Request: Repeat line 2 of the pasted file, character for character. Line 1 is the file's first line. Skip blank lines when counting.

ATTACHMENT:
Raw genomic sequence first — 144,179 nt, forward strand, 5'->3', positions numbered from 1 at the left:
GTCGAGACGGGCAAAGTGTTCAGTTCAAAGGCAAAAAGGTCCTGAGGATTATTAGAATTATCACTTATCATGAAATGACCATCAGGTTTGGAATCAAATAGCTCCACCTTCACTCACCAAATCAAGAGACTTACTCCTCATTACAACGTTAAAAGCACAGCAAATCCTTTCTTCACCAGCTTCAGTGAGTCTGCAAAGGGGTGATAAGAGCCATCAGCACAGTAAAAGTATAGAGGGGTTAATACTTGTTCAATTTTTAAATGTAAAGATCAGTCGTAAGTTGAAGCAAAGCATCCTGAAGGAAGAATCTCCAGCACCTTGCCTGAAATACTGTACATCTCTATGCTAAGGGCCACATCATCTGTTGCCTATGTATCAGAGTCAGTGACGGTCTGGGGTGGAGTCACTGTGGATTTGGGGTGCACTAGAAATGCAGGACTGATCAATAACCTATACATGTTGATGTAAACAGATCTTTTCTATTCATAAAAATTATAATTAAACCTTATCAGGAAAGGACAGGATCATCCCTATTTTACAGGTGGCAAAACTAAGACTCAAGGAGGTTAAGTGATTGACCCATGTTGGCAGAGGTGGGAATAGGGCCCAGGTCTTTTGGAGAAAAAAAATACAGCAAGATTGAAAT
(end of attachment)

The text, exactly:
GTCGAGACGGGCAAAGTGTTCAGTTCAAAGGCAAAAAGGTCCTGAGGATTATTAGAATTATCACTTATCATGAAATGACCATCAGGTTTGGAATCAAATAGCTCCACCTTCACTCACCAAATCAAGAGACTTACTCCTCATTACAACGTTAAAAGCACAGCAAATCCTTTCTTCACCAGCTTCAGTGAGTCTGCAAAGGGGTGATAAGAGCCATCAGCACAGTAAAAGTATAGAGGGGTTAATACTTGTTCAATTTTTAAATGTAAAGATCAGTCGTAAGTTGAAGCAAAGCATCCTGAAGGAAGAATCTCCAGCACCTTGCCTGAAATACTGTACATCTCTATGCTAAGGGCCACATCATCTGTTGCCTATGTATCAGAGTCAGTGACGGTCTGGGGTGGAGTCACTGTGGATTTGGGGTGCACTAGAAATGCAGGACTGATCAATAACCTATACATGTTGATGTAAACAGATCTTTTCTATTCATAAAAATTATAATTAAACCTTATCAGGAAAGGACAGGATCATCCCTATTTTACAGGTGGCAAAACTAAGACTCAAGGAGGTTAAGTGATTGACCCATGTTGGCAGAGGTGGGAATAGGGCCCAGGTCTTTTGGAGAAAAAAAATACAGCAAGATTGAAAT